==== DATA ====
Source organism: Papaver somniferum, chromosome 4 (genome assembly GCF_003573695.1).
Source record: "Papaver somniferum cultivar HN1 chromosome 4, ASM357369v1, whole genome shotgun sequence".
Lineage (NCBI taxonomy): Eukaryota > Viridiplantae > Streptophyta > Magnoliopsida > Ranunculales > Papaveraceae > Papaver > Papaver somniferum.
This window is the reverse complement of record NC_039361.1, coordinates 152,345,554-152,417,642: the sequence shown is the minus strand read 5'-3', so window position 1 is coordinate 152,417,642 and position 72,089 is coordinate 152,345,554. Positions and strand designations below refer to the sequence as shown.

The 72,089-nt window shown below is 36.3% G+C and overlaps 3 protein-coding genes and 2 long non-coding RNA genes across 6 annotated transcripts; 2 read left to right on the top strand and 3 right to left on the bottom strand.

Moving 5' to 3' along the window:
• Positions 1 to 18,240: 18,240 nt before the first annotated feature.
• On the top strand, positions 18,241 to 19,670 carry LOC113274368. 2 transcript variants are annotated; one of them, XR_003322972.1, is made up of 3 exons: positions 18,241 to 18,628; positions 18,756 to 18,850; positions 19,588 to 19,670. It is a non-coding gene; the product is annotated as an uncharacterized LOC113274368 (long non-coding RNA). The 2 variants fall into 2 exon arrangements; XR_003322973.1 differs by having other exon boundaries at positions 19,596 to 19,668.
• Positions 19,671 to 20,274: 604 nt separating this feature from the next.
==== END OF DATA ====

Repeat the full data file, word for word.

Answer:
Source organism: Papaver somniferum, chromosome 4 (genome assembly GCF_003573695.1).
Source record: "Papaver somniferum cultivar HN1 chromosome 4, ASM357369v1, whole genome shotgun sequence".
Lineage (NCBI taxonomy): Eukaryota > Viridiplantae > Streptophyta > Magnoliopsida > Ranunculales > Papaveraceae > Papaver > Papaver somniferum.
This window is the reverse complement of record NC_039361.1, coordinates 152,345,554-152,417,642: the sequence shown is the minus strand read 5'-3', so window position 1 is coordinate 152,417,642 and position 72,089 is coordinate 152,345,554. Positions and strand designations below refer to the sequence as shown.

The 72,089-nt window shown below is 36.3% G+C and overlaps 3 protein-coding genes and 2 long non-coding RNA genes across 6 annotated transcripts; 2 read left to right on the top strand and 3 right to left on the bottom strand.

Moving 5' to 3' along the window:
• Positions 1 to 18,240: 18,240 nt before the first annotated feature.
• On the top strand, positions 18,241 to 19,670 carry LOC113274368. 2 transcript variants are annotated; one of them, XR_003322972.1, is made up of 3 exons: positions 18,241 to 18,628; positions 18,756 to 18,850; positions 19,588 to 19,670. It is a non-coding gene; the product is annotated as an uncharacterized LOC113274368 (long non-coding RNA). The 2 variants fall into 2 exon arrangements; XR_003322973.1 differs by having other exon boundaries at positions 19,596 to 19,668.
• Positions 19,671 to 20,274: 604 nt separating this feature from the next.